Shmuel 1 11:14
This week’s haftorah shares with us a significant perspective about the Jewish government in Eretz Yisroel. The Jewish people had recently approached the prophet Shmuel and requested the appointment of a king over them. The prophet acquiesced to their request and transferred his mantle of leadership to the most worthy candidate in all of Israel, Shaul. Shmuel then proceeded to express to the Jewish people strong words of disturbance over the request. He reviewed with them his personal years of service as their judge and prophet and challenged them to find any fault in his faithful fulfillment of his mission as their leader. After their attesting to his perfect qualities of leadership Shmuel then reviewed with them all of Hashem’s favors in always appointing the most capable and appropriate leadership for them. Shmuel said “And now here is the king which you chose and requested; behold Hashem has given you a king. If you revere Hashem, serve Him and follow His voice and you don’t rebel against His words you and your king will merit to follow after Hashem. And if you don’t adhere….”(12:14). The Malbim understands these passages to mean that if the Jewish people closely follow the path of Torah , Hashem, in effect, will be their leader. But if they don’t follow His path closely they will not merit Hashem’s guidance and leadership and Hashem will severely punish them for their wrongdoing.
The prophet continued and stated, “Is today not the harvest season? I’ll call upon Hashem and He will bring heavy rain. You should see and know the great evil you have done requesting a king for yourself.” (12:17) Shmuel admonished the Jewish people for their basic request for a king and regarded it a sinful act. Why would a request like this be considered so wrong? After all, doesn’t the Torah provide for this system and dedicate a full section in Parshas Shoftim to the rules and regulations of a Jewish commonwealth? The Malbim explains that in the proper time the notion of a kingdom is certainly acceptable and appropriate. However, during the lifetime of Shmuel Hanavi this request was considered a rejection of Shmuel and the Torah he represented. Shmuel had been faithfully serving his people and judging them with all the fairness the Torah required of him. In Shmuel’s eyes, the Jewish people’s request indicated a rejection of the perfect system of the Torah and a desire to establish their own control over the land. The Malbim deduces this from the pointed words in their initial request, “Now bestow upon us a king to judge us like all the nations.” (8:5) He explains that the Jewish people desired to establish their own judicial system whereby they could have total control of the development of their country. They yearned to be like all other nations whose control over their destiny was in their own hands. They no longer appreciated subjugating themselves to the dictates of the Torah and following the secret revelations of Hashem to His prophets.
The Malbim concludes that in truth timing was the key factor in this request. Had they waited until the passing of their faithful prophet and judge, Shmuel, the request for a king would have been in line. With the passing of the last of their shoftim a sincere need for direction and leadership would have arisen and the request for a king would have been forthcoming. However, now while remaining under the devoted leadership of Shmuel such a request was inappropriate and sinful. It reflected a new direction for the Jewish people and a sincere interest to be released from the tight control of Hashem. Shmuel responded by asking Hashem for a demonstration of fierce thunderstorms. During the summer months it was customary to dry the fruits of the land on the open fields. The appearance of rain during that season was certainly untimely and was not looked upon favorably. Although rain in general is viewed as a great blessing and necessity, during the wrong times it is considered a sign of rejection and displeasure (see Tractate Sukkah 28b). Shmuel showed them that their request for a king, like rain, was a sign of rejection when not presented in the proper time.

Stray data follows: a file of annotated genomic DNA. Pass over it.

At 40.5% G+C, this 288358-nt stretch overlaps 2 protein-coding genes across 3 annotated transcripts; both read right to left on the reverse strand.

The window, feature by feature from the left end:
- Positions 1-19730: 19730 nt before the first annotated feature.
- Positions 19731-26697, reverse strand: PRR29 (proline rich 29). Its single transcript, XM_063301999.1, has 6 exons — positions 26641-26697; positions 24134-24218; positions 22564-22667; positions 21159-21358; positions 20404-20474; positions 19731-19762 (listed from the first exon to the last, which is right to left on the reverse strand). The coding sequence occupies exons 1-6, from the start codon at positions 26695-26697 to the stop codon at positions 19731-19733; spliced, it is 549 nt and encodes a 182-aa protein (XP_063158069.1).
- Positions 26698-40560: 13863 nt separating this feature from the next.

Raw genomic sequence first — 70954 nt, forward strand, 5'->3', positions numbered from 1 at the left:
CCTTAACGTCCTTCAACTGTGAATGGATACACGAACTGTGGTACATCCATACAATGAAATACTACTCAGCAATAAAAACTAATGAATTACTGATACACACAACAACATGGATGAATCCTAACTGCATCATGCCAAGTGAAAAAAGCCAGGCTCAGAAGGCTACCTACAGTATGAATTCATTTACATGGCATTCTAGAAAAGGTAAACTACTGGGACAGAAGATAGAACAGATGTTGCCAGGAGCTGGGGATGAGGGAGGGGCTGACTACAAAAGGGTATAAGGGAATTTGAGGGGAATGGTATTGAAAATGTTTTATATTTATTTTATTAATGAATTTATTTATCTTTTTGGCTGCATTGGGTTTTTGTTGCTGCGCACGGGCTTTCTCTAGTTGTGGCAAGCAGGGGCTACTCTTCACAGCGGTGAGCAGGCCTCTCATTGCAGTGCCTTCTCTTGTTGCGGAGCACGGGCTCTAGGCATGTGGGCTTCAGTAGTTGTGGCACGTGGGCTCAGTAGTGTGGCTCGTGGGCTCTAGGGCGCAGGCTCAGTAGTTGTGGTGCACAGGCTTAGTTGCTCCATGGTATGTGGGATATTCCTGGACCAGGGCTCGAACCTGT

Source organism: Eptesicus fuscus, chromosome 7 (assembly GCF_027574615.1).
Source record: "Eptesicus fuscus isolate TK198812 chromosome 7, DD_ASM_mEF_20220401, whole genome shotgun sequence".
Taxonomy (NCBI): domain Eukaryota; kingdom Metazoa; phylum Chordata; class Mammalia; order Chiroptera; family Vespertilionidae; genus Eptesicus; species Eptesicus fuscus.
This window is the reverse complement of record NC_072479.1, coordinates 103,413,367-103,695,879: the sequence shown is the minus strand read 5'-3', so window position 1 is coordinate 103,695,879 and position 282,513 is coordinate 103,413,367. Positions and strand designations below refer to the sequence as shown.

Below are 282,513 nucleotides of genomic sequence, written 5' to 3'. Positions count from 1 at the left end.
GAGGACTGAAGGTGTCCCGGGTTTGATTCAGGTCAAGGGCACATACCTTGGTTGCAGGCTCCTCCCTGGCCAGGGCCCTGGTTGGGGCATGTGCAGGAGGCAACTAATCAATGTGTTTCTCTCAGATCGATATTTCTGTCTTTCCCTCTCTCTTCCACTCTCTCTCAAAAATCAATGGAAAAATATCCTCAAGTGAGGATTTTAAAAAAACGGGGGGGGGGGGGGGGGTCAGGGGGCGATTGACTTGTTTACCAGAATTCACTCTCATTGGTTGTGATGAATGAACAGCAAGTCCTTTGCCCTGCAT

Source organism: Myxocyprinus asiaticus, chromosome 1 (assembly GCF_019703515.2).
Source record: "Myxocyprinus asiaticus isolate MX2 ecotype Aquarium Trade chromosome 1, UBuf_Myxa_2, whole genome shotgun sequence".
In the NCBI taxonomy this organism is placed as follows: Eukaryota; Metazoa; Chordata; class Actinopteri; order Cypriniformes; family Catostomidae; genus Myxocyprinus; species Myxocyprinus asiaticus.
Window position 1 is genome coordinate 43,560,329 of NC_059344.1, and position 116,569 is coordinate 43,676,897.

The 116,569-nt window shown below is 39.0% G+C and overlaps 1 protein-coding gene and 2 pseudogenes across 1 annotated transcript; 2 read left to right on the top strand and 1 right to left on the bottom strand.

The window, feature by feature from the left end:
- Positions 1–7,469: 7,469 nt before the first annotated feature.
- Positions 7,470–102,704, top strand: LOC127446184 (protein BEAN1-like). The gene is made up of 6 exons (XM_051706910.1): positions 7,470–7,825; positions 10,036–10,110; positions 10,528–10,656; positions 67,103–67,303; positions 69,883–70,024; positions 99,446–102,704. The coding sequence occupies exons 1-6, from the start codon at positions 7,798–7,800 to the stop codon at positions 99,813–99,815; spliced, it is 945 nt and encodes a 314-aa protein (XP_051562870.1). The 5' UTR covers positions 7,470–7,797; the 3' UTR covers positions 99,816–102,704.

The prophet added in his admonition, “And if you don’t adhere to the voice of Hashem but rebel against Him the hand of Hashem will be upon you and your ancestors.” Our Chazal (Yevomos 63b) explain this peculiar notion of Hashem’s hand plaguing our ancestors. They profoundly state, “Through the sin of the living the deceased are desecrated.” The sinfulness of an inappropriate government in Eretz Yisroel is responded to with such severity that it can even provoke the desecration of the deceased. The Mahral (Chidushei Agados ad loc.) explains the association between the desecration of the deceased and the establishment of an improper government in Eretz Yisroel. He explains that the desecration of the deceased is viewed as total disorder. After someone parts from this world he is entitled to rest in peace without disturbance and the desecration of his remains is a violation of his basic human rights. In this same vein it is expected and only proper that the governing principles of Hashem’s land should be established by Hashem. Any violation of this and in particular the establishment of an independent control over the land divorced from Hashem is also viewed as total disorder. The Maharal concludes that in Eretz Yisroel total disorder of the deceased comes as a natural result from the total disorder demonstrated by the living.
In these recent weeks we have merited a reversal in the governmental structure in Israel. Let it be the will of Hashem that His Torah be fully respected in His land, the Land of Israel, and that all disorders amongst the deceased and the living be restored to their proper order.
Text Copyright © 1996 Rabbi Dovid Siegel and Project Genesis, Inc.
The author is Rosh Kollel of Kollel Toras Chesed of Skokie.
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